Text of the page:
Kanon Collection (Cert 12)

4 Discs DVD (Distributor: MVM) Running time: 582 minutes approx.

Release Date: June 13th

Stop me if you’ve heard this before – a high school boy returns to a town he once visited as a child to reconnect with a girl he met there, of whom he has vague memories. He then encounters many girls, any one of whom could be his mystery girl and ends up touching their lives individually.

Yes, it’s the basic premise to a number of harem comedies that have proliferated in anime since forever, but this time it is different – sort of. Kanon is another adaptation by KyoAni of a visual novel created by Key, following in the footsteps of Air – which it closely resembles – and preceding perhaps the apex of such adaptations, Clannad.

The male protagonist this time is Yuichi Aizawa, a 17 year-old high school boy moving to stay with his aunt Akiko and cousin Nayuki during a heavy winter. He had visited he town seven years earlier where he met a young girl but has little memories of her and what happened when he left. On his first day, Yuichi is almost railroaded by a petite girl, Ayu, who recognises Yuichi, for she is the girl he has forgotten about.

It’s not over that quickly though, as Yuichi still has trouble remembering Ayu and what happened between them, with fragments of memories returning of their initial time together. Ayu running into Yuichi becomes a daily occurrence but Ayu is not the only girl from Yuichi’s past he needs to worry about – out of the blue, he is attacked by a girl with amnesia who only seems to recall Yuichi betrayed her.

Because the girl then passed out, Yuichi takes her home to his aunt’s place where they let the girl stay, but her behaviour is odd and often childish. They eventually discover the girl is named Makoto and claims to know Yuichi from before. Over time, her memory loss leads to a debilitating health condition and Yuichi is tasked with finding the truth about Makoto and the promise he is said to have made her before it is too late.

Over the past twenty years, thanks to reality TV/talent shows, the term “emotional rollercoaster” has become a hackneyed cliché trotted out by the participants come the end of their journey. Yet, I feel it is very appropriate in describing Kanon, at least this anime adaptation, as it is full of peaks and troughs for the cast which will leave viewers sobbing into their hankies.

Key’s source material is reportedly more adult and steers the action towards romance and more, whereas this version keeps things chaste and the amour monogamous. Not that Yuichi doesn’t end up with a small group of yearning females, but they remain platonic with only one major exception, which I won’t spoil. This means Yuichi is spread a bit thin but in this context, he is a capable lad, until the end when it is his turn to need help.

Prior to this, Yuichi finds himself acting as a paternal figure for these girls each with their own issues that only he is seemingly capable of solving. Viewed through a modern eye, this makes the girls appear needy and fragile, despite them having strong personalities; this was made in 2006 and should be judged as a product of its time, and although not the worst crime anime still commits, this will jar against current sensibilities.

Among the girls in need of Yuichi’s magic are Mai, a taciturn classmate who doubles as a demon hunter at night and Shiori, a girl struck down an illness that forces her to miss school. The latter still shows up every day and sits outside in the snow(!), and through Yuichi gains he strength to return to school before her time is up. Mai’s story is a little more fantastic but has a dark psychological backstory to spice it up a bit.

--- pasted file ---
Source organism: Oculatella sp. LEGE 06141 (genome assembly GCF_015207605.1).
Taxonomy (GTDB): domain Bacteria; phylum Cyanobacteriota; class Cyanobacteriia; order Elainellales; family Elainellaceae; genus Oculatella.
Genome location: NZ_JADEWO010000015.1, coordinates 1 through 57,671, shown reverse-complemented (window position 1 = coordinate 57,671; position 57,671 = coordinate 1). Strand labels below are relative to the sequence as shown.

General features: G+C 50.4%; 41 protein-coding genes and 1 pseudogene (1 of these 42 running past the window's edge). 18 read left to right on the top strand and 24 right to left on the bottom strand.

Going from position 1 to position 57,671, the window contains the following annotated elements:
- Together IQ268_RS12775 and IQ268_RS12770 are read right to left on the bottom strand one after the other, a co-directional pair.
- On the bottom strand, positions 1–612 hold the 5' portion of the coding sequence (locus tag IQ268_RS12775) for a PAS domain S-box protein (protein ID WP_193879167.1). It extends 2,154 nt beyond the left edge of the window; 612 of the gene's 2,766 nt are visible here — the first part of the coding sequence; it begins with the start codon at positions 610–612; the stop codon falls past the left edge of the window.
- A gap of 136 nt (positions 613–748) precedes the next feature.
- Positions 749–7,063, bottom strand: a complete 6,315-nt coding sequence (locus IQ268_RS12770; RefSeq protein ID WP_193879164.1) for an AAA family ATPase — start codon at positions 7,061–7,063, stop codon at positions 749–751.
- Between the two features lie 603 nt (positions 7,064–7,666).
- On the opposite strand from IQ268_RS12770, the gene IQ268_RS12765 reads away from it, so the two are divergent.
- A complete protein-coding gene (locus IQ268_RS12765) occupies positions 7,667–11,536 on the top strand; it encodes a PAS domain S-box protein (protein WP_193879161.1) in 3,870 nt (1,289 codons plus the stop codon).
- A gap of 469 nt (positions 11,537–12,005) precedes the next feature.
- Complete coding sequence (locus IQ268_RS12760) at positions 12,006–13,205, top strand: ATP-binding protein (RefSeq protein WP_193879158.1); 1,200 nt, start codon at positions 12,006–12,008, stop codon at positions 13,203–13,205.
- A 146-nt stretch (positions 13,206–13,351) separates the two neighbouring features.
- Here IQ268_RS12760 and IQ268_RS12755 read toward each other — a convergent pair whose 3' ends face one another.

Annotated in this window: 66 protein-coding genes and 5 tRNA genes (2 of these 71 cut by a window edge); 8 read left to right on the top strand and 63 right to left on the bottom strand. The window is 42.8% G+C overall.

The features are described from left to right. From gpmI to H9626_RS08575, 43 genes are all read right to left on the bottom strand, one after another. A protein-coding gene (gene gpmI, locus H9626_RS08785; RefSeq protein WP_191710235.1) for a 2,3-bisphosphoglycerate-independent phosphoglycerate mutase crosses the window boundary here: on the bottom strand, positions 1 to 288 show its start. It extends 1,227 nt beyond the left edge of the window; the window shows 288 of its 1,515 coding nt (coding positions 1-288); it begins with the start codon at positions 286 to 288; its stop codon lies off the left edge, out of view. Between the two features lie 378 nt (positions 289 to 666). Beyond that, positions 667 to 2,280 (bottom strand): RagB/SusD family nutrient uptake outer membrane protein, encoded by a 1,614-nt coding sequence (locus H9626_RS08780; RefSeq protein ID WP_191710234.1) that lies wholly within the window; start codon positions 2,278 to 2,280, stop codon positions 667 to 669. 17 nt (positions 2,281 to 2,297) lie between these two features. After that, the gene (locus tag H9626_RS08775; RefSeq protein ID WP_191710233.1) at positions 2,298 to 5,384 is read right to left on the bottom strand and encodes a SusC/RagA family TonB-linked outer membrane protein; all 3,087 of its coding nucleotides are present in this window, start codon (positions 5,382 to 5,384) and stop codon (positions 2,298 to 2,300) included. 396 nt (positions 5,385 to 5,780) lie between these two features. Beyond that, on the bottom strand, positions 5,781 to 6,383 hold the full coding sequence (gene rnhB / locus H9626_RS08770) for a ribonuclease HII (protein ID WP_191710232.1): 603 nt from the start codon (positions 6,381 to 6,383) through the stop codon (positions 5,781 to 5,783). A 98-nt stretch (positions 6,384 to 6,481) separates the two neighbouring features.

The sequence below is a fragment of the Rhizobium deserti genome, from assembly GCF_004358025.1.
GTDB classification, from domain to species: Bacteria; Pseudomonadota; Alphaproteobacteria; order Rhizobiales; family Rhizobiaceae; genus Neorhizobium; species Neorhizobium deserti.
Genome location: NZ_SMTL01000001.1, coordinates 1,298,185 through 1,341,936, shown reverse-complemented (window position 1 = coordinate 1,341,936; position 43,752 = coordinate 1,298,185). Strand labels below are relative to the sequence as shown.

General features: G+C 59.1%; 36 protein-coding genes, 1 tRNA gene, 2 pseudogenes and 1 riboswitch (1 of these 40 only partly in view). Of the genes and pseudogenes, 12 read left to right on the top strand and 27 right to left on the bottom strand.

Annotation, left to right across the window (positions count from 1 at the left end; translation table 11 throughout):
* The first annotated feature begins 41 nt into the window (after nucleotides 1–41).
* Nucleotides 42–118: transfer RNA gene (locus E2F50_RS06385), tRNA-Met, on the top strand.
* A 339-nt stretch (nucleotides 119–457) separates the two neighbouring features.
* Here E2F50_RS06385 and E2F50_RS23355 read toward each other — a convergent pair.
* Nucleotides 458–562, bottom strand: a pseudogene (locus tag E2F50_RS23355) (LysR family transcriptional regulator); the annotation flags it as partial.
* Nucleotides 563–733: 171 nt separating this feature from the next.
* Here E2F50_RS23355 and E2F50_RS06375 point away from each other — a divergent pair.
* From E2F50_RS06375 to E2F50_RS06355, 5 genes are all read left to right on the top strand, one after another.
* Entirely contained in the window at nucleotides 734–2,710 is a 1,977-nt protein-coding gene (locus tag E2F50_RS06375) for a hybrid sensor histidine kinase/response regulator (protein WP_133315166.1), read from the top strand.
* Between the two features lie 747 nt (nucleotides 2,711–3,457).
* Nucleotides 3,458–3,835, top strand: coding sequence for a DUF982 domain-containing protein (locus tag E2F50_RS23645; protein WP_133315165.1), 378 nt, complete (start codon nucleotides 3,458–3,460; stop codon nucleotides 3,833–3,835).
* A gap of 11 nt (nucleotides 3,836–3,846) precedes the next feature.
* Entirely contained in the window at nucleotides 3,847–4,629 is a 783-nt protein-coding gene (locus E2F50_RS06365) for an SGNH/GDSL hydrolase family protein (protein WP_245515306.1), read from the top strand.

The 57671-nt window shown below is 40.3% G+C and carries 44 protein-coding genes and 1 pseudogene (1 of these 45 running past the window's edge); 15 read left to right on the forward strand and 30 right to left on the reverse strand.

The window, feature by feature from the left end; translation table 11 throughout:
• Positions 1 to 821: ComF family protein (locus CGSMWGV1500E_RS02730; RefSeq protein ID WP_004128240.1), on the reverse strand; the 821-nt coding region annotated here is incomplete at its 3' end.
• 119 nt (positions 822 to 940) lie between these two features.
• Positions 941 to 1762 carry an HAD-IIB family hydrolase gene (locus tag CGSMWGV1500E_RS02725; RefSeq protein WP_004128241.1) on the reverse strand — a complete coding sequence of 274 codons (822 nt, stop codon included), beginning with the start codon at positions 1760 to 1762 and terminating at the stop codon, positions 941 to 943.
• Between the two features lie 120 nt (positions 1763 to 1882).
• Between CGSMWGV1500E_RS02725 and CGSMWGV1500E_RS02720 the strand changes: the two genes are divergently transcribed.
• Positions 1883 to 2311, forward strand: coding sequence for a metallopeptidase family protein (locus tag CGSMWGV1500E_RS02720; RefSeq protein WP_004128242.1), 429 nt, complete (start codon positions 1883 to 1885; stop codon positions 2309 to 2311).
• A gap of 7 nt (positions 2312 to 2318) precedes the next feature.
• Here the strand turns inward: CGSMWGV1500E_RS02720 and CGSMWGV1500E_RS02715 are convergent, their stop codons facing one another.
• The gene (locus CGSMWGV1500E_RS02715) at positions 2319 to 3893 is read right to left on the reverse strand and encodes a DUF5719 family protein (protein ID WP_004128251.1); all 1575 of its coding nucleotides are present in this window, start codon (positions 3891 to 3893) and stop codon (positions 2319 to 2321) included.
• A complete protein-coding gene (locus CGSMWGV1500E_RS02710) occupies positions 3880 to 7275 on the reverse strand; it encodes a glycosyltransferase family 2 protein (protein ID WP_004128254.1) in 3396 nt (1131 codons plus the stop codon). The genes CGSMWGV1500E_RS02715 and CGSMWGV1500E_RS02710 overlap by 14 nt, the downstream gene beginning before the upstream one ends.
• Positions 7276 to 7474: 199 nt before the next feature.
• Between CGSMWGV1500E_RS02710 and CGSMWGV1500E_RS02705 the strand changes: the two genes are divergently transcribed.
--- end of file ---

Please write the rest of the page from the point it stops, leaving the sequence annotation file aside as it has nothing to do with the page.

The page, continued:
Maybe there is something in the water of this town that gave all these girls such difficult starts in life, as each one has a childhood trauma to overcome that has shaped their teenage years with melancholy and emotional hardships. In some cases, like Makoto’s arc, the story might be perceived to be quite absurd to western eyes, but in Japanese culture, it is modernising their folklore.

Whilst this adds a peccante smokescreen to the proceedings, it can’t completely disguise the ultimate male wish fulfilment vein running through it – the idea that Yuichi is some sort of sun and the girls are all satellites orbiting him for his warmth. Fortunately, Yuichi is a stand up sort of guy, and isn’t seeking romance, therefore it is his empathy and moral compass that drives him to offer help where needed.

Fans of the aforementioned other works in this particular oeuvre, will be aware of the unique aesthetics concerning the females character with their large sad, desperate eyes regularly shedding tears. This is a deliberate ploy to drag every drop of sympathy out of the viewer (and it works) but also goes some way to infantilising the girls too, an anime trait yet to expire. Incidentally, in 2002, Toei adapted Kanon in a 13-part series where the girls’ faces were 80% eyes, whilst Yuichi’s was 70% chin!

Now in the hands of KyoAni, the character designs are vastly improved but I still can’t shake that insectoid comparison I made in my Air review! The rest of the presentation is truly wonderful however, the winter setting allowing for some evocative vistas; the falling snow used not as a symbol of frosty austerity but of magical innocence. Whether day or night, there is seldom a tableau not worth adoring as a work of art.

Kanon suffers slightly regarding its dated presentation of women, but compensates with its steadily told tale of regrets, repressed memories, and the power of friendship, albeit with a divisive twist in the final episode. The dubiously centred premise isn’t enough to derail what is a decidedly bittersweet experience.

 

Extras:

English Language Stereo

Japanese Language Stereo

English Subtitles

 

Rating – *** ½   

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